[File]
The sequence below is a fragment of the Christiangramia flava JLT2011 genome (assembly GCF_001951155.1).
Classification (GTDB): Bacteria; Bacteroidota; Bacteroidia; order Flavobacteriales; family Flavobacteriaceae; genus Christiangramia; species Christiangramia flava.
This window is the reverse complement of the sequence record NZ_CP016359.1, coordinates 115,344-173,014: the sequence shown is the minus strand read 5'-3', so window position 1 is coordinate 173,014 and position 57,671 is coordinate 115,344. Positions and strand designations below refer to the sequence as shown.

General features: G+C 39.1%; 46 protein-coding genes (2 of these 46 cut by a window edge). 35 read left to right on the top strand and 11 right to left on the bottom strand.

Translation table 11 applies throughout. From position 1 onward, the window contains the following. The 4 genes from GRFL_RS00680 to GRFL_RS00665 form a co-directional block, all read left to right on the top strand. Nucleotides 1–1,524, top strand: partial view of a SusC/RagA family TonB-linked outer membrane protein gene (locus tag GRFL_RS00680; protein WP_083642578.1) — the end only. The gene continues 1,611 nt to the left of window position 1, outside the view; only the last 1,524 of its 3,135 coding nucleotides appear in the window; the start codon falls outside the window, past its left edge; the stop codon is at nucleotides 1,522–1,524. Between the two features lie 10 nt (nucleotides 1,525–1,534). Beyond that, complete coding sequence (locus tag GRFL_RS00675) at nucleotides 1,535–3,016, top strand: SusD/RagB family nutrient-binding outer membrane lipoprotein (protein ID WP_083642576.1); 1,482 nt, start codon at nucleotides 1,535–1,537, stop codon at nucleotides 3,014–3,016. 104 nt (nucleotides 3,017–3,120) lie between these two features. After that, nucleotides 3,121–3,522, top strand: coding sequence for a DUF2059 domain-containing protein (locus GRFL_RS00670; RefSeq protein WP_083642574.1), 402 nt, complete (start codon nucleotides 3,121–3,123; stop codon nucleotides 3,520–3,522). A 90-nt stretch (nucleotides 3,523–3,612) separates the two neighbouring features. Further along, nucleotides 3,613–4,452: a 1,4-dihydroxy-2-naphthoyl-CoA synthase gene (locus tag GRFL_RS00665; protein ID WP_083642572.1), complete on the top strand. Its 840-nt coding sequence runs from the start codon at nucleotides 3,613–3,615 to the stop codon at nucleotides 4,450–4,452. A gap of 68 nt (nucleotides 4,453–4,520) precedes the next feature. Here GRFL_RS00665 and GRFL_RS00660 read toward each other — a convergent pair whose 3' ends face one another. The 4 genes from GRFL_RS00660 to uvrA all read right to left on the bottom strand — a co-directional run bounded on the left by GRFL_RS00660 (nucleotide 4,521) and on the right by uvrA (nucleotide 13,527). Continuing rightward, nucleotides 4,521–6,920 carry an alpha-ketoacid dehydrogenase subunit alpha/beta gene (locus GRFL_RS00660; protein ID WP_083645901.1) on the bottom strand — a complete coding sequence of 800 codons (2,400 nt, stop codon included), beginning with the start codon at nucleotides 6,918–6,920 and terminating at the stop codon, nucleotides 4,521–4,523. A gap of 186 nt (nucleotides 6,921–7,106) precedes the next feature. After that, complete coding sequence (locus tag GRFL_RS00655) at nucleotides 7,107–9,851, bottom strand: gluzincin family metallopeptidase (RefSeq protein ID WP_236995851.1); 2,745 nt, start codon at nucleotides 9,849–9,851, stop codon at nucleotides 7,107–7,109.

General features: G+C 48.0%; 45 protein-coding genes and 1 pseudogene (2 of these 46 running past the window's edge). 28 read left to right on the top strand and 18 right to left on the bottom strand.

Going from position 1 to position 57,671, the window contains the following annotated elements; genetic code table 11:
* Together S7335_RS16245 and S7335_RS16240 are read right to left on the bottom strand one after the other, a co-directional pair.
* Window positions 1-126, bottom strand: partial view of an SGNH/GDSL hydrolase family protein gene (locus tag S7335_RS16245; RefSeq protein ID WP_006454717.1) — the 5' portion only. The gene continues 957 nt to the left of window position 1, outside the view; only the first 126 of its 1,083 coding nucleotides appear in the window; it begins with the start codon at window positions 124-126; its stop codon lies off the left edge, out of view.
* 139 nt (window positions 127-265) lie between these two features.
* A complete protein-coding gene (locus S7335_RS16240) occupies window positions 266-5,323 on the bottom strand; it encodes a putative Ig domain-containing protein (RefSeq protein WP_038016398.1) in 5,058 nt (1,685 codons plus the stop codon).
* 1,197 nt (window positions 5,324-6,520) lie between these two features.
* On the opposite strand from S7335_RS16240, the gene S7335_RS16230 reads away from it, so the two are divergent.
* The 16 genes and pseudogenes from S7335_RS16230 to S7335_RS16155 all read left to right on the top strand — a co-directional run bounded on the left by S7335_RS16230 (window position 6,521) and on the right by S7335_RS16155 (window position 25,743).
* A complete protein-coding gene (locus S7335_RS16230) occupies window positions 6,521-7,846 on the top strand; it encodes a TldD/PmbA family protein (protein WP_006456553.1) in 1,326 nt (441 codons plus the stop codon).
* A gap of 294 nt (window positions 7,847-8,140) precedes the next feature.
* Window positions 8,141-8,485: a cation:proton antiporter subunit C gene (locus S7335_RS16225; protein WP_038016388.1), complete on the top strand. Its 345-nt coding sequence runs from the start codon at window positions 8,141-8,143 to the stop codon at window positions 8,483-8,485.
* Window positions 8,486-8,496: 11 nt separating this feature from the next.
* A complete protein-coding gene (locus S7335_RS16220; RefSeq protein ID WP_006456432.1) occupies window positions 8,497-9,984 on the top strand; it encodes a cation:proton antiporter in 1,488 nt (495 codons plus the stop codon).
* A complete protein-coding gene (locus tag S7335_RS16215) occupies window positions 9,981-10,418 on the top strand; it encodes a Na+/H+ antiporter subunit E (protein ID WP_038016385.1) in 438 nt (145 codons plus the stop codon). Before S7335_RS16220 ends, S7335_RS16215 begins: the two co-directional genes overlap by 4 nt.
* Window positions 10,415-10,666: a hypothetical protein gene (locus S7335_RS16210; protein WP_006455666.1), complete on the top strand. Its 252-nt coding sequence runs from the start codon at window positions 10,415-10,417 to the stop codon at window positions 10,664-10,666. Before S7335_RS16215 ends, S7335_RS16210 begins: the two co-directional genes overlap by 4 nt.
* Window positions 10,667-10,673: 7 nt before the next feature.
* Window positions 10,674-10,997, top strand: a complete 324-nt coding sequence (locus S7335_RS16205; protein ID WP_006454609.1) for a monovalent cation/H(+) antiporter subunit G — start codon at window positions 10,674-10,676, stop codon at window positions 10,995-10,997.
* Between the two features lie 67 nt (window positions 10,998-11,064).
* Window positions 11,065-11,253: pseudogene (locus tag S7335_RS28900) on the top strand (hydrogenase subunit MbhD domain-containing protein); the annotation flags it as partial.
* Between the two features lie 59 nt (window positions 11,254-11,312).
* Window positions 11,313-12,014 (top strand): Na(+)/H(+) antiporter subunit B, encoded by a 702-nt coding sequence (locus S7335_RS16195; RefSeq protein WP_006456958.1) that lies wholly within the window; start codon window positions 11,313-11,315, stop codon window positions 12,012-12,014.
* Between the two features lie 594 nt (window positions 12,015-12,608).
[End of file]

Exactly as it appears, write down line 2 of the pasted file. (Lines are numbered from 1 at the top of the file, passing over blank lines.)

Classification (GTDB): Bacteria; Bacteroidota; Bacteroidia; order Flavobacteriales; family Flavobacteriaceae; genus Christiangramia; species Christiangramia flava.